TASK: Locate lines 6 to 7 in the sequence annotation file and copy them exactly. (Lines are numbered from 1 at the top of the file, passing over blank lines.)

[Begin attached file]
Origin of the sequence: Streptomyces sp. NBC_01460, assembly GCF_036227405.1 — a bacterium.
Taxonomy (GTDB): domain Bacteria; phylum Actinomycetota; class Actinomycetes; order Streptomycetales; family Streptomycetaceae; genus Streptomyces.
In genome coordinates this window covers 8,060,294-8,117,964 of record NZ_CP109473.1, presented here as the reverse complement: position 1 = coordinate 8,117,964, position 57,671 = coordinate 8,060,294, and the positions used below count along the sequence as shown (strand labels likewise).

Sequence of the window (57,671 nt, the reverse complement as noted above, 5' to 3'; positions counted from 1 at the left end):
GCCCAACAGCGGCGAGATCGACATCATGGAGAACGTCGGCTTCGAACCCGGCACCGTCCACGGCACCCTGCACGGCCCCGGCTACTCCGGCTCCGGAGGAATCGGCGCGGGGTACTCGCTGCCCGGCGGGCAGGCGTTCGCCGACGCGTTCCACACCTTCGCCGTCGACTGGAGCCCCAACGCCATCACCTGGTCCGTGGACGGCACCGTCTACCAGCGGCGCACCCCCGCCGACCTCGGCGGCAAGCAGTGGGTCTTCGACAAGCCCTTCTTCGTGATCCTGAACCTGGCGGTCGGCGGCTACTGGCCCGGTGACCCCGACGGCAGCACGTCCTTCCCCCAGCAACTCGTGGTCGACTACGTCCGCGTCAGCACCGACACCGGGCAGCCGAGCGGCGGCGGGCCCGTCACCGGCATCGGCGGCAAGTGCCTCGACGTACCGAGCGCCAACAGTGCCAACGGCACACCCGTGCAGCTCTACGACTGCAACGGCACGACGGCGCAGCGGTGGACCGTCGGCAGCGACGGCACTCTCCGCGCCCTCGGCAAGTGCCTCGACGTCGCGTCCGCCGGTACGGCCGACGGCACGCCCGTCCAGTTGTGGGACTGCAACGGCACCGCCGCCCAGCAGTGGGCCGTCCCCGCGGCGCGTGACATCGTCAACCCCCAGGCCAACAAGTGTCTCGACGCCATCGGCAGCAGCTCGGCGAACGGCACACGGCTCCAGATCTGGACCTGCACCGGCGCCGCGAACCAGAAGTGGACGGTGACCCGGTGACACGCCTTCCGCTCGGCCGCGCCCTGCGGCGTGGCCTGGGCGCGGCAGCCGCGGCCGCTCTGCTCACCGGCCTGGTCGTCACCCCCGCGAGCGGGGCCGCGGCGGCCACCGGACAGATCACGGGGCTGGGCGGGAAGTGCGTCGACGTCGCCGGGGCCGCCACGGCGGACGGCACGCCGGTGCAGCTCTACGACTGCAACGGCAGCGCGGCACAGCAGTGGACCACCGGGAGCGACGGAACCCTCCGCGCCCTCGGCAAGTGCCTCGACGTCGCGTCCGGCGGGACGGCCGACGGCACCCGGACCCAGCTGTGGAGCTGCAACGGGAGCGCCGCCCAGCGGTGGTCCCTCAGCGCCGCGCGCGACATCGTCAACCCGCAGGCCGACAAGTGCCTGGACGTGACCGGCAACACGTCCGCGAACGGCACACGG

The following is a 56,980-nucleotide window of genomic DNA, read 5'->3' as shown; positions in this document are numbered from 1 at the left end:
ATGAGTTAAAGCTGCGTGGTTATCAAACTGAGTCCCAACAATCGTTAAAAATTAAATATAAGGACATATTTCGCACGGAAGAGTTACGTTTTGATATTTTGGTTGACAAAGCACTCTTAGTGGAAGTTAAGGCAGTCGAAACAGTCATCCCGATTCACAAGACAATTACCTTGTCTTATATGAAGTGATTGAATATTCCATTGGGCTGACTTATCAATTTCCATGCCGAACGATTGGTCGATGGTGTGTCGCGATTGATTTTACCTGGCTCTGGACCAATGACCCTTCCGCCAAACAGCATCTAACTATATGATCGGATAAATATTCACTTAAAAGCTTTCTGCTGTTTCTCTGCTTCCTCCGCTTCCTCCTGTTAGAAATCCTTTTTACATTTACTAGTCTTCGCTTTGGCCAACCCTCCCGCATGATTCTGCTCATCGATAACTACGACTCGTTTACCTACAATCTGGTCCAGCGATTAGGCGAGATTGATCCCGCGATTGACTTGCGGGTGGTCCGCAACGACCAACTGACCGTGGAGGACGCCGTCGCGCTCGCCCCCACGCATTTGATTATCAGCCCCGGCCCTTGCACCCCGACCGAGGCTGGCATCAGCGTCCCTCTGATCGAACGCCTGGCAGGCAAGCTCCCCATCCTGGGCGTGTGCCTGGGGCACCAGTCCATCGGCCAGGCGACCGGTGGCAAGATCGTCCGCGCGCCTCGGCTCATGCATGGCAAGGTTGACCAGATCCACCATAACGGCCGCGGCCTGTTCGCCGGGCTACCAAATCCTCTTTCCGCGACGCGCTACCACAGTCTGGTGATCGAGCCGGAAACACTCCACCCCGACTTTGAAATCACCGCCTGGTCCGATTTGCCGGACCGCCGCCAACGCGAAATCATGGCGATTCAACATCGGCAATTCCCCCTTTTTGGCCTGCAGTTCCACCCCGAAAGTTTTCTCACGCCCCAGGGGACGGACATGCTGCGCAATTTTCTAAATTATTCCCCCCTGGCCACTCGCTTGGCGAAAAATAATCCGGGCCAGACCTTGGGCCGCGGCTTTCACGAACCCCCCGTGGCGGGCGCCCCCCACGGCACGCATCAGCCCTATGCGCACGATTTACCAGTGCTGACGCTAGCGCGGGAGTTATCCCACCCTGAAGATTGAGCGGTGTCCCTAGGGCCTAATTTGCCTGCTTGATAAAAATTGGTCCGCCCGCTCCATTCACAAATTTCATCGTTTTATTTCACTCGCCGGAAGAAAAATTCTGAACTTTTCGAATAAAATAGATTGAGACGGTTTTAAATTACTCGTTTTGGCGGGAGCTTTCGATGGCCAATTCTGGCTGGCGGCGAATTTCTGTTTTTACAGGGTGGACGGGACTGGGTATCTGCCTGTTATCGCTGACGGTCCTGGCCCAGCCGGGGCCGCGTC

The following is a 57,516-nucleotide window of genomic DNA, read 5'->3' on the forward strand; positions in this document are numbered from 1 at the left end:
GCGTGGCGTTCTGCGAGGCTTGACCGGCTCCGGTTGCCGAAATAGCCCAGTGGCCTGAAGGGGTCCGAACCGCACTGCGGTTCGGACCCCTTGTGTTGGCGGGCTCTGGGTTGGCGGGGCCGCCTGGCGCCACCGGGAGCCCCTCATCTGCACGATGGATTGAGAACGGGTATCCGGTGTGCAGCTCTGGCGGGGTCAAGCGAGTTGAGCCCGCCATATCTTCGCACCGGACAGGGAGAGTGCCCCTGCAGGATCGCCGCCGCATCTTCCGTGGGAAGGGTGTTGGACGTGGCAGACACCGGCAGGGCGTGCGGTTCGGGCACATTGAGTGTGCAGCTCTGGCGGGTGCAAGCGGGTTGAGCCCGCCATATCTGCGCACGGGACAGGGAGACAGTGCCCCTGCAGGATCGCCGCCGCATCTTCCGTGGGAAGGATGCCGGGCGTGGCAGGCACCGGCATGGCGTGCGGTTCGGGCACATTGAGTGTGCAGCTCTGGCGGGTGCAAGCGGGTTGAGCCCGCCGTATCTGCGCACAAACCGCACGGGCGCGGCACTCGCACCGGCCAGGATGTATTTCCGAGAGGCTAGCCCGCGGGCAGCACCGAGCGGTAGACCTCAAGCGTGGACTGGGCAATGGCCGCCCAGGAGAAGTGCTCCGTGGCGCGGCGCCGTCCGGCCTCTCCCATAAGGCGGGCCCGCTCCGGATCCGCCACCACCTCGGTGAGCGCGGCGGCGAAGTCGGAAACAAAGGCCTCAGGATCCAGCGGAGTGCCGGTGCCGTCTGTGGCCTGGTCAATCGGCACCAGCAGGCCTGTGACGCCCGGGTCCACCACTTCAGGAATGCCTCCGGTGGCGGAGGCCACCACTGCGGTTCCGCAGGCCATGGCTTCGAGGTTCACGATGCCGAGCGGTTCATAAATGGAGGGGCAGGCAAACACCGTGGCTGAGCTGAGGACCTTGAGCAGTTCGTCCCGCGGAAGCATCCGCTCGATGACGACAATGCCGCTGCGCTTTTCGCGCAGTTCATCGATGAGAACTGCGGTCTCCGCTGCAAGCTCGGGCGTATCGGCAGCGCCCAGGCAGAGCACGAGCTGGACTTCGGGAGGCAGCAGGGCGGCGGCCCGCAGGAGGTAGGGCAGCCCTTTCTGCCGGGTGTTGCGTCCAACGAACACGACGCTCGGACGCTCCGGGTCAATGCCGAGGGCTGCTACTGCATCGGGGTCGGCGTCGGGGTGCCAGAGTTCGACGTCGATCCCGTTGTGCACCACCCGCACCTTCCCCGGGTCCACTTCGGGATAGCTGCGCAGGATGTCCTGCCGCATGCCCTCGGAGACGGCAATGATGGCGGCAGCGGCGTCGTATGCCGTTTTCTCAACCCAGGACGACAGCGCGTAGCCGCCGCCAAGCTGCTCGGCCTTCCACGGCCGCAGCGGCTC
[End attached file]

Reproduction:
The following is a 56,980-nucleotide window of genomic DNA, read 5'->3' as shown; positions in this document are numbered from 1 at the left end:
ATGAGTTAAAGCTGCGTGGTTATCAAACTGAGTCCCAACAATCGTTAAAAATTAAATATAAGGACATATTTCGCACGGAAGAGTTACGTTTTGATATTTTGGTTGACAAAGCACTCTTAGTGGAAGTTAAGGCAGTCGAAACAGTCATCCCGATTCACAAGACAATTACCTTGTCTTATATGAAGTGATTGAATATTCCATTGGGCTGACTTATCAATTTCCATGCCGAACGATTGGTCGATGGTGTGTCGCGATTGATTTTACCTGGCTCTGGACCAATGACCCTTCCGCCAAACAGCATCTAACTATATGATCGGATAAATATTCACTTAAAAGCTTTCTGCTGTTTCTCTGCTTCCTCCGCTTCCTCCTGTTAGAAATCCTTTTTACATTTACTAGTCTTCGCTTTGGCCAACCCTCCCGCATGATTCTGCTCATCGATAACTACGACTCGTTTACCTACAATCTGGTCCAGCGATTAGGCGAGATTGATCCCGCGATTGACTTGCGGGTGGTCCGCAACGACCAACTGACCGTGGAGGACGCCGTCGCGCTCGCCCCCACGCATTTGATTATCAGCCCCGGCCCTTGCACCCCGACCGAGGCTGGCATCAGCGTCCCTCTGATCGAACGCCTGGCAGGCAAGCTCCCCATCCTGGGCGTGTGCCTGGGGCACCAGTCCATCGGCCAGGCGACCGGTGGCAAGATCGTCCGCGCGCCTCGGCTCATGCATGGCAAGGTTGACCAGATCCACCATAACGGCCGCGGCCTGTTCGCCGGGCTACCAAATCCTCTTTCCGCGACGCGCTACCACAGTCTGGTGATCGAGCCGGAAACACTCCACCCCGACTTTGAAATCACCGCCTGGTCCGATTTGCCGGACCGCCGCCAACGCGAAATCATGGCGATTCAACATCGGCAATTCCCCCTTTTTGGCCTGCAGTTCCACCCCGAAAGTTTTCTCACGCCCCAGGGGACGGACATGCTGCGCAATTTTCTAAATTATTCCCCCCTGGCCACTCGCTTGGCGAAAAATAATCCGGGCCAGACCTTGGGCCGCGGCTTTCACGAACCCCCCGTGGCGGGCGCCCCCCACGGCACGCATCAGCCCTATGCGCACGATTTACCAGTGCTGACGCTAGCGCGGGAGTTATCCCACCCTGAAGATTGAGCGGTGTCCCTAGGGCCTAATTTGCCTGCTTGATAAAAATTGGTCCGCCCGCTCCATTCACAAATTTCATCGTTTTATTTCACTCGCCGGAAGAAAAATTCTGAACTTTTCGAATAAAATAGATTGAGACGGTTTTAAATTACTCGTTTTGGCGGGAGCTTTCGATGGCCAATTCTGGCTGGCGGCGAATTTCTGTTTTTACAGGGTGGACGGGACTGGGTATCTGCCTGTTATCGCTGACGGTCCTGGCCCAGCCGGGGCCGCGTC